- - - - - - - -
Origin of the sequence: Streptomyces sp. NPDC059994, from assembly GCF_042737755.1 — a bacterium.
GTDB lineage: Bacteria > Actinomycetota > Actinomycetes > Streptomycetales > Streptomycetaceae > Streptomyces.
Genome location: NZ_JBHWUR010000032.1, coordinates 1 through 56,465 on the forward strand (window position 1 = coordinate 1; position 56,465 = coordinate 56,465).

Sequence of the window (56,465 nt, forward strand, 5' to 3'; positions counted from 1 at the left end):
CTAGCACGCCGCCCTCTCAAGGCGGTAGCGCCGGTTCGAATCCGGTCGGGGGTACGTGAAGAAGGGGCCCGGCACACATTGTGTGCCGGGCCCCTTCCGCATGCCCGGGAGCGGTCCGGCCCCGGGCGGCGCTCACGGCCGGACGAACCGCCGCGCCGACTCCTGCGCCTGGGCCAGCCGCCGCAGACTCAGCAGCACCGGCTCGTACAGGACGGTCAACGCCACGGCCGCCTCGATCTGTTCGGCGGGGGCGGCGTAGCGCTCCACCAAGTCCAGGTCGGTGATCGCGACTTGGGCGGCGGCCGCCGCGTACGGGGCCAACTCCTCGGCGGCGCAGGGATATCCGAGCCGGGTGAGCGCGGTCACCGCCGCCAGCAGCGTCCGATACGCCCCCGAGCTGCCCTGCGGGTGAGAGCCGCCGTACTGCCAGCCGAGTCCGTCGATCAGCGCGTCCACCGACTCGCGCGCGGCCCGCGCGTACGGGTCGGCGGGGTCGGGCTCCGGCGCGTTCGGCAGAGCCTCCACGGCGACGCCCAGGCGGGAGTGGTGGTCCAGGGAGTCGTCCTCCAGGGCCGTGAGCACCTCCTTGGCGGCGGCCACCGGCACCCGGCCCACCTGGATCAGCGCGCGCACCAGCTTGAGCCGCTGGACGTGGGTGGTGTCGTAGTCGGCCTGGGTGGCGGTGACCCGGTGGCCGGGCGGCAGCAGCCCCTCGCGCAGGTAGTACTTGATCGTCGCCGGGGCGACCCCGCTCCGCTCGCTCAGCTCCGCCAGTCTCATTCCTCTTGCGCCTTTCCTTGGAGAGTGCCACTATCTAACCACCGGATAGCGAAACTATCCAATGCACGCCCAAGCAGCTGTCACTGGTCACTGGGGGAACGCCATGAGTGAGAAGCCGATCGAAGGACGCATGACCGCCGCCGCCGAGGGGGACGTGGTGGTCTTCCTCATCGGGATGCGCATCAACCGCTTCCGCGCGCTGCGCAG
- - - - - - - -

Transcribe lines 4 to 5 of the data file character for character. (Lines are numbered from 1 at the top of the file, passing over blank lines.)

Sequence of the window (56,465 nt, forward strand, 5' to 3'; positions counted from 1 at the left end):
CTAGCACGCCGCCCTCTCAAGGCGGTAGCGCCGGTTCGAATCCGGTCGGGGGTACGTGAAGAAGGGGCCCGGCACACATTGTGTGCCGGGCCCCTTCCGCATGCCCGGGAGCGGTCCGGCCCCGGGCGGCGCTCACGGCCGGACGAACCGCCGCGCCGACTCCTGCGCCTGGGCCAGCCGCCGCAGACTCAGCAGCACCGGCTCGTACAGGACGGTCAACGCCACGGCCGCCTCGATCTGTTCGGCGGGGGCGGCGTAGCGCTCCACCAAGTCCAGGTCGGTGATCGCGACTTGGGCGGCGGCCGCCGCGTACGGGGCCAACTCCTCGGCGGCGCAGGGATATCCGAGCCGGGTGAGCGCGGTCACCGCCGCCAGCAGCGTCCGATACGCCCCCGAGCTGCCCTGCGGGTGAGAGCCGCCGTACTGCCAGCCGAGTCCGTCGATCAGCGCGTCCACCGACTCGCGCGCGGCCCGCGCGTACGGGTCGGCGGGGTCGGGCTCCGGCGCGTTCGGCAGAGCCTCCACGGCGACGCCCAGGCGGGAGTGGTGGTCCAGGGAGTCGTCCTCCAGGGCCGTGAGCACCTCCTTGGCGGCGGCCACCGGCACCCGGCCCACCTGGATCAGCGCGCGCACCAGCTTGAGCCGCTGGACGTGGGTGGTGTCGTAGTCGGCCTGGGTGGCGGTGACCCGGTGGCCGGGCGGCAGCAGCCCCTCGCGCAGGTAGTACTTGATCGTCGCCGGGGCGACCCCGCTCCGCTCGCTCAGCTCCGCCAGTCTCATTCCTCTTGCGCCTTTCCTTGGAGAGTGCCACTATCTAACCACCGGATAGCGAAACTATCCAATGCACGCCCAAGCAGCTGTCACTGGTCACTGGGGGAACGCCATGAGTGAGAAGCCGATCGAAGGACGCATGACCGCCGCCGCCGAGGGGGACGTGGTGGTCTTCCTCATCGGGATGCGCATCAACCGCTTCCGCGCGCTGCGCAG